The ocean felt warm.  Warmer than she expected for this time of year. Winter would be on its way soon enough, but for now, the warm breeze coming in off the water took those thoughts away, gently blowing her long curly hair behind her. She waded in the tranquil water watching as tiny fish swam around her ankles. She stepped carefully in the soft sand not wanting to step on a busted shell. James walked alongside her. “Mom,” he began again, “what are we gonna do? You know we need to do something.” She hoped to avoid this with James and enjoy the serenity of the beach, but he had other plans.

“I’m not sure James,” she began at last. “I was hoping to not think about it for now. Couldn’t we just enjoy the water and the breeze?”

He looked at her with his mouth open ready to say something, then closed it as he turned away. “Whatever mom,” he mumbled. She tried shrugging off his attitude, not wanting it to shake her moment.  She breathed in the salty air, letting it fill her with hope and promise.

Finally…she talked.

“James, listen, I know you want to know what our next move is, but you must be patient. I know that’s hard for you, but please, let me work it out.”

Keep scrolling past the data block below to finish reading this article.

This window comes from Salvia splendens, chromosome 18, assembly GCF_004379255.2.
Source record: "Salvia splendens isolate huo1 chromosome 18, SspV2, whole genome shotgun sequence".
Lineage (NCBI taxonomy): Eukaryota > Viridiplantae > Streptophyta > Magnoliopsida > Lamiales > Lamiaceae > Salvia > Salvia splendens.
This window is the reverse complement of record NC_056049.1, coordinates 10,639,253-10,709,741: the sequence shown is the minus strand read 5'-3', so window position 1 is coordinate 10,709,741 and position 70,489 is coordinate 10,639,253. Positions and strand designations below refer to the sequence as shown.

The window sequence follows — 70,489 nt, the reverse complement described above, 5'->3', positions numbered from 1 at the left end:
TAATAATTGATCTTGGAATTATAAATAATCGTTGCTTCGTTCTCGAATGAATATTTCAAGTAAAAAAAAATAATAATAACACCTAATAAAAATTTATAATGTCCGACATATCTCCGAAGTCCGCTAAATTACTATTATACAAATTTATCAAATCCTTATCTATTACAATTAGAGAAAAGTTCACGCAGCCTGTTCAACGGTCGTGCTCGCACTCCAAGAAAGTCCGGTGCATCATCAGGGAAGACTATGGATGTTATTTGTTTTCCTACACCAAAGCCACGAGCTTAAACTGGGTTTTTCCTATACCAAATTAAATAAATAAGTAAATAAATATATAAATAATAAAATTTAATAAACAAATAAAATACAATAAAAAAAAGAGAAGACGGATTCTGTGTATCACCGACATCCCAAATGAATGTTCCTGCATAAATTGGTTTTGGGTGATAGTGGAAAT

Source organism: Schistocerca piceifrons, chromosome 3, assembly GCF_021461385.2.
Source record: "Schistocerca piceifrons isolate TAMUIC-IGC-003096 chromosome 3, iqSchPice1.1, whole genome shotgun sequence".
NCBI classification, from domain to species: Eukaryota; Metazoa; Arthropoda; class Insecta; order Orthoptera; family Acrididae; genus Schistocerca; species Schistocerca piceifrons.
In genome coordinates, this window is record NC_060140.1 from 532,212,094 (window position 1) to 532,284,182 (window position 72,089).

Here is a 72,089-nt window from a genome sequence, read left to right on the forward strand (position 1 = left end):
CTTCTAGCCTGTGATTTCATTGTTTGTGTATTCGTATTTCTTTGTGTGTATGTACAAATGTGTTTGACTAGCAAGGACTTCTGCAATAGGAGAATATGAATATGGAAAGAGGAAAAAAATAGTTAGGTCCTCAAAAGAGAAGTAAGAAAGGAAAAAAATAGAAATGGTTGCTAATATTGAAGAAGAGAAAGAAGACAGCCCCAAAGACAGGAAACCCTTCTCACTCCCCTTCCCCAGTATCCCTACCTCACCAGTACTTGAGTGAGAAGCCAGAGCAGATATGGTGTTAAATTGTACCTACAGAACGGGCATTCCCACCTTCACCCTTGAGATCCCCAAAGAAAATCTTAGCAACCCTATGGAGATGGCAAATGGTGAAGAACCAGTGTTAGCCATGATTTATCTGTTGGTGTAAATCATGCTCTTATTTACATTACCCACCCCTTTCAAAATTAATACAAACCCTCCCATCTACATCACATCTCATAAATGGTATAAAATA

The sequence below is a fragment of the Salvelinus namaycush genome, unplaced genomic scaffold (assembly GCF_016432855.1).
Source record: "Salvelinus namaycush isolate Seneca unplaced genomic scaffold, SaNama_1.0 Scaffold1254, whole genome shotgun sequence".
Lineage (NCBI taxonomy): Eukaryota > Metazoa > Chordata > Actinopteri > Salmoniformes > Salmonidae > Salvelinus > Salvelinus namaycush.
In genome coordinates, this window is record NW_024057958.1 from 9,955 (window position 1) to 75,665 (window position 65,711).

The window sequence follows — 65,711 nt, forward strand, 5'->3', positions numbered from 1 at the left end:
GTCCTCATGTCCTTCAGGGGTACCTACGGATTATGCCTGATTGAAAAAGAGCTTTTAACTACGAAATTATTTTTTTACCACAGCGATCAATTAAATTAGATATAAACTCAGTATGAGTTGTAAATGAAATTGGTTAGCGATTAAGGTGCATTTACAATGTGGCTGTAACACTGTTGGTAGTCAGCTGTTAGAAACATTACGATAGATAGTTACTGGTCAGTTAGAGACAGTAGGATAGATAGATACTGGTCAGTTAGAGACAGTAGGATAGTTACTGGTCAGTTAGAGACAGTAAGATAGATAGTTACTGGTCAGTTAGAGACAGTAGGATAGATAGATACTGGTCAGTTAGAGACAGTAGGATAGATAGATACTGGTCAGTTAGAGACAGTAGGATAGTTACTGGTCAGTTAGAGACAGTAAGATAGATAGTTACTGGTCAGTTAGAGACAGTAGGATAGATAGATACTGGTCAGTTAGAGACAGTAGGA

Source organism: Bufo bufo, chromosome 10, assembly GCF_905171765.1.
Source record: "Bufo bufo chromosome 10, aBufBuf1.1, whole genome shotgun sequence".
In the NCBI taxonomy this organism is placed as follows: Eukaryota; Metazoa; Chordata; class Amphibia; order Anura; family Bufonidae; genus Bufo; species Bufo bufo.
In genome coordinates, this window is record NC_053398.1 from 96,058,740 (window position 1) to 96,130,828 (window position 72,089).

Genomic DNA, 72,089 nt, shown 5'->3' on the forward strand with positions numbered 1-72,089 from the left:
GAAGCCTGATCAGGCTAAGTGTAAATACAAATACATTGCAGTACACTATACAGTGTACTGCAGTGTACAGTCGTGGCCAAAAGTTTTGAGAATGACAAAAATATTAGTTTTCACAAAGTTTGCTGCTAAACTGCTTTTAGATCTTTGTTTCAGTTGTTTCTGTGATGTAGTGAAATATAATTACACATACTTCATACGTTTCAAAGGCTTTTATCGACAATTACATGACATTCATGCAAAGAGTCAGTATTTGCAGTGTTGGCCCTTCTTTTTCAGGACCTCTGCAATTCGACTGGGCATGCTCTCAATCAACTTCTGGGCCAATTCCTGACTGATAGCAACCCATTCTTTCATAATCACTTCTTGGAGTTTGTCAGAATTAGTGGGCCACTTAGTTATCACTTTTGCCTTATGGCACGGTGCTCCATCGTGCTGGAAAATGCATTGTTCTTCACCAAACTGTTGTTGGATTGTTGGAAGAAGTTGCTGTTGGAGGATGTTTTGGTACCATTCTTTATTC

“But mom,” he started before she held up her hand to stop him.  His face turned red as he stopped talking. Silently she thanked him and walked on down the beach, her feet splashing in the warm water.

About the time they reached the parking lot where they left the car, Kathryn stopped James. “OK, listen.  I’m only going to say this once. Got it?” James nodded his head.  “Good.  Your father,” she began slowly, “he was a bad man. I don’t like talking ill of him because without him, you wouldn’t be here. But the truth of it is,” she paused unsure if she should continue.  “Come on mom, it’s ok,” James urged. She looked around and for the first time noticed they were all alone in the parking lot.